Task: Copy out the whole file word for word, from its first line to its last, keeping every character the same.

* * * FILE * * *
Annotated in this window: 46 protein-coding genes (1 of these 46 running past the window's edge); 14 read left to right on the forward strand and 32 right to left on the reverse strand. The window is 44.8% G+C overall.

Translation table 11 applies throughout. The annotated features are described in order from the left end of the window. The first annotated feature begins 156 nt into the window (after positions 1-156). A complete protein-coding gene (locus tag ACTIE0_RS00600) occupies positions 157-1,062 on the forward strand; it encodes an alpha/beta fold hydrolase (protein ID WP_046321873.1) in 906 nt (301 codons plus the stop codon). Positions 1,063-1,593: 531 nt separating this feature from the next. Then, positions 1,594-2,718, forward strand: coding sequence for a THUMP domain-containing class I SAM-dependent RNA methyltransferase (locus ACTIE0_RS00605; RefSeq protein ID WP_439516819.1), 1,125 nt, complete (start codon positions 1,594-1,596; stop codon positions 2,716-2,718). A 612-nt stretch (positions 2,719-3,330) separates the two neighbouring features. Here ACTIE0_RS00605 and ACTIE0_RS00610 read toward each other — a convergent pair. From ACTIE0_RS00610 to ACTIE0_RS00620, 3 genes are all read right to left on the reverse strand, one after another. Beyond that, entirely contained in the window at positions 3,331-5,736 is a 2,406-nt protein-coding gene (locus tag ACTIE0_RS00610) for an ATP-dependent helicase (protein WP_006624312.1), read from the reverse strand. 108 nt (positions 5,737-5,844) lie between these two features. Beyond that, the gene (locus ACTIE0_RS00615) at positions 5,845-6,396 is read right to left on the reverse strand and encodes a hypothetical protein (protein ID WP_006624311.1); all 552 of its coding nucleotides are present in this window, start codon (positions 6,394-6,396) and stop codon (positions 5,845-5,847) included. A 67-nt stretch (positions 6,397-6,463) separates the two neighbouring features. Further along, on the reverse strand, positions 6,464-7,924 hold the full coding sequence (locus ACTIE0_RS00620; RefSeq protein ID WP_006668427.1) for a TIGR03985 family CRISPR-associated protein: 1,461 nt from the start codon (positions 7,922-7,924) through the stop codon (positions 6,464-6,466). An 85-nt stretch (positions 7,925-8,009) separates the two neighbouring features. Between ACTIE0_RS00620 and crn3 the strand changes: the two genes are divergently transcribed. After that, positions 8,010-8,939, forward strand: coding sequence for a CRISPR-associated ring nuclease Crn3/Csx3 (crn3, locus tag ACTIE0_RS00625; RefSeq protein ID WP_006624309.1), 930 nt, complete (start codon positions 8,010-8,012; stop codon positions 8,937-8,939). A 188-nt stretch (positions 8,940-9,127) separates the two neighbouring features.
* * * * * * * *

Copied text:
Annotated in this window: 46 protein-coding genes (1 of these 46 running past the window's edge); 14 read left to right on the forward strand and 32 right to left on the reverse strand. The window is 44.8% G+C overall.

Translation table 11 applies throughout. The annotated features are described in order from the left end of the window. The first annotated feature begins 156 nt into the window (after positions 1-156). A complete protein-coding gene (locus tag ACTIE0_RS00600) occupies positions 157-1,062 on the forward strand; it encodes an alpha/beta fold hydrolase (protein ID WP_046321873.1) in 906 nt (301 codons plus the stop codon). Positions 1,063-1,593: 531 nt separating this feature from the next. Then, positions 1,594-2,718, forward strand: coding sequence for a THUMP domain-containing class I SAM-dependent RNA methyltransferase (locus ACTIE0_RS00605; RefSeq protein ID WP_439516819.1), 1,125 nt, complete (start codon positions 1,594-1,596; stop codon positions 2,716-2,718). A 612-nt stretch (positions 2,719-3,330) separates the two neighbouring features. Here ACTIE0_RS00605 and ACTIE0_RS00610 read toward each other — a convergent pair. From ACTIE0_RS00610 to ACTIE0_RS00620, 3 genes are all read right to left on the reverse strand, one after another. Beyond that, entirely contained in the window at positions 3,331-5,736 is a 2,406-nt protein-coding gene (locus tag ACTIE0_RS00610) for an ATP-dependent helicase (protein WP_006624312.1), read from the reverse strand. 108 nt (positions 5,737-5,844) lie between these two features. Beyond that, the gene (locus ACTIE0_RS00615) at positions 5,845-6,396 is read right to left on the reverse strand and encodes a hypothetical protein (protein ID WP_006624311.1); all 552 of its coding nucleotides are present in this window, start codon (positions 6,394-6,396) and stop codon (positions 5,845-5,847) included. A 67-nt stretch (positions 6,397-6,463) separates the two neighbouring features. Further along, on the reverse strand, positions 6,464-7,924 hold the full coding sequence (locus ACTIE0_RS00620; RefSeq protein ID WP_006668427.1) for a TIGR03985 family CRISPR-associated protein: 1,461 nt from the start codon (positions 7,922-7,924) through the stop codon (positions 6,464-6,466). An 85-nt stretch (positions 7,925-8,009) separates the two neighbouring features. Between ACTIE0_RS00620 and crn3 the strand changes: the two genes are divergently transcribed. After that, positions 8,010-8,939, forward strand: coding sequence for a CRISPR-associated ring nuclease Crn3/Csx3 (crn3, locus tag ACTIE0_RS00625; RefSeq protein ID WP_006624309.1), 930 nt, complete (start codon positions 8,010-8,012; stop codon positions 8,937-8,939). A 188-nt stretch (positions 8,940-9,127) separates the two neighbouring features.